The Department of Homeland Security warned on Wednesday of a heightened risk of attacks by “ideologically-motivated violent extremists” on US soil in the wake of Joe Biden’s inauguration, raising the alarm just weeks after the deadly storming of the US Capitol.

DHS said extremists with “perceived grievances fuelled by false narratives”, and who held “objections to the exercise of governmental authority and the presidential transition” could continue to incite or commit violence in coming weeks.

Hundreds of supporters of Donald Trump overwhelmed law enforcement officers to storm the Capitol building this month in protest of the presidential election results, leading to the deaths of five people and interrupting the certification of Mr Biden’s victory.

Warnings advisories on terrorist threats posted by the DHS are more commonly issued about foreign terrorist groups, rather than domestic extremists, and Wednesday’s bulletin underscores persistent concerns about future attacks even after Mr Trump has left office. Since becoming US president a week ago, Mr Biden has ordered officials in his administration to review the threat from violent extremism.

The FBI and Department of Justice have continued to arrest and charge people for unlawfully entering the Capitol earlier this month. In some cases, defendants were charged with carrying illegal firearms, homemade Molotov cocktails and assaulting police officers.

On Wednesday, federal prosecutors said they had indicted three people associated with the Oath Keepers, a paramilitary organisation, for conspiring to obstruct Congress during the storming of the Capitol. Two of the people were also members of Ohio State Regular Militia.

The Capitol breach triggered a massive increase in security ahead of Mr Biden’s inauguration, including the deployment of about 20,000 armed National Guard members in Washington.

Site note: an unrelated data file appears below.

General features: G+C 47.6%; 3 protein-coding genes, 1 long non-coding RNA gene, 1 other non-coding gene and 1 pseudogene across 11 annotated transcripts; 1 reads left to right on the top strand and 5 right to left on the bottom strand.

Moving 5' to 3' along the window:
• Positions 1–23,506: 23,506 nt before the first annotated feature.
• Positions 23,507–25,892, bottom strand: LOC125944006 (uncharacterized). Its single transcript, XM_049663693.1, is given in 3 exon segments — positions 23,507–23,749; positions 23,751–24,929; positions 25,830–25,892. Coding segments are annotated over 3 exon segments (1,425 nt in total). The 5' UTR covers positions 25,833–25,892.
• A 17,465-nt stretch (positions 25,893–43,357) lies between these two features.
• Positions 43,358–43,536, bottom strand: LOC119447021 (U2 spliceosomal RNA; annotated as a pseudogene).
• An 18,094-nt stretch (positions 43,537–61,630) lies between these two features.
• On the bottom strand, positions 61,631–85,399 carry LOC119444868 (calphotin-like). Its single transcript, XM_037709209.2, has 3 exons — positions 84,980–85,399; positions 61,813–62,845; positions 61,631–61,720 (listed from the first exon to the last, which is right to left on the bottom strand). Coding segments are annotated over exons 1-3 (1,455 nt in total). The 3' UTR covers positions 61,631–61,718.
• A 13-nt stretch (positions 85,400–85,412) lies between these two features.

Tim Ryan, the Democratic congressman who chairs the House of Representatives committee that oversees the Capitol Police’s $516m annual budget, said on Tuesday that the National Guard would continue to protect the Capitol for a temporary period while a congressional investigation into the security breach took place.

At least two Capitol Police officers have been suspended from duty since the riots, one for allegedly posing for photos with rioters and a second for donning a “Make America Great Again” hat while apparently giving directions to members of the mob.

DHS noted on Wednesday that extremists frequently targeted people with opposing views who were peacefully protesting. Longstanding racial and ethnic tension, including opposition to immigration, were also cited as motivating factors behind some acts of violence.

Threats against critical infrastructure including the healthcare and telecommunications sectors “increased in 2020”, the law enforcement body said, with violent extremists “often citing misinformation and conspiracy theories about Covid-19 for their actions”.